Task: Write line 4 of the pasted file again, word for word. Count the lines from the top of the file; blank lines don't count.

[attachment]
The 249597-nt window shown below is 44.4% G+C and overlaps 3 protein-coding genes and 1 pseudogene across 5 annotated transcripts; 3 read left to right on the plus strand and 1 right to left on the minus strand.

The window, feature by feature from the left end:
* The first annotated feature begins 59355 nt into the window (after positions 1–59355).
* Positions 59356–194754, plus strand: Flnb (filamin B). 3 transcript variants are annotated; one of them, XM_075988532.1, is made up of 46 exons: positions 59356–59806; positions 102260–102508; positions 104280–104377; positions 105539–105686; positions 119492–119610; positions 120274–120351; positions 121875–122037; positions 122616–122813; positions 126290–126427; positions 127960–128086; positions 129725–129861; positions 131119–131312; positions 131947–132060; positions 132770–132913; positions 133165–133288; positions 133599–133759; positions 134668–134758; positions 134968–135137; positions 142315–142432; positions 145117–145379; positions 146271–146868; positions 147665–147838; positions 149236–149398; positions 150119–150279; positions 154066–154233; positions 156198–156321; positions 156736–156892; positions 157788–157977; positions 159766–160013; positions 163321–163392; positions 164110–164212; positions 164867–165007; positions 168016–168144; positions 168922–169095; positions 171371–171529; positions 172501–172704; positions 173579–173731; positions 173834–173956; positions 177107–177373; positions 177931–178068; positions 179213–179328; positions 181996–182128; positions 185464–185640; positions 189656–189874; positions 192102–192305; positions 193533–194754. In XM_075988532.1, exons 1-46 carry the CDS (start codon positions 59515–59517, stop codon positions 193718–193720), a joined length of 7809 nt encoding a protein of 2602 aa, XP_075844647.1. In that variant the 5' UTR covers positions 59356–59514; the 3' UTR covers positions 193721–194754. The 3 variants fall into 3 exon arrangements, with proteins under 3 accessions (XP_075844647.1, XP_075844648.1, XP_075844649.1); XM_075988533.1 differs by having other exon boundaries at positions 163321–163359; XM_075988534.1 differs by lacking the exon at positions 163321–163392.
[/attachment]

* Positions 59356–194754, plus strand: Flnb (filamin B). 3 transcript variants are annotated; one of them, XM_075988532.1, is made up of 46 exons: positions 59356–59806; positions 102260–102508; positions 104280–104377; positions 105539–105686; positions 119492–119610; positions 120274–120351; positions 121875–122037; positions 122616–122813; positions 126290–126427; positions 127960–128086; positions 129725–129861; positions 131119–131312; positions 131947–132060; positions 132770–132913; positions 133165–133288; positions 133599–133759; positions 134668–134758; positions 134968–135137; positions 142315–142432; positions 145117–145379; positions 146271–146868; positions 147665–147838; positions 149236–149398; positions 150119–150279; positions 154066–154233; positions 156198–156321; positions 156736–156892; positions 157788–157977; positions 159766–160013; positions 163321–163392; positions 164110–164212; positions 164867–165007; positions 168016–168144; positions 168922–169095; positions 171371–171529; positions 172501–172704; positions 173579–173731; positions 173834–173956; positions 177107–177373; positions 177931–178068; positions 179213–179328; positions 181996–182128; positions 185464–185640; positions 189656–189874; positions 192102–192305; positions 193533–194754. In XM_075988532.1, exons 1-46 carry the CDS (start codon positions 59515–59517, stop codon positions 193718–193720), a joined length of 7809 nt encoding a protein of 2602 aa, XP_075844647.1. In that variant the 5' UTR covers positions 59356–59514; the 3' UTR covers positions 193721–194754. The 3 variants fall into 3 exon arrangements, with proteins under 3 accessions (XP_075844647.1, XP_075844648.1, XP_075844649.1); XM_075988533.1 differs by having other exon boundaries at positions 163321–163359; XM_075988534.1 differs by lacking the exon at positions 163321–163392.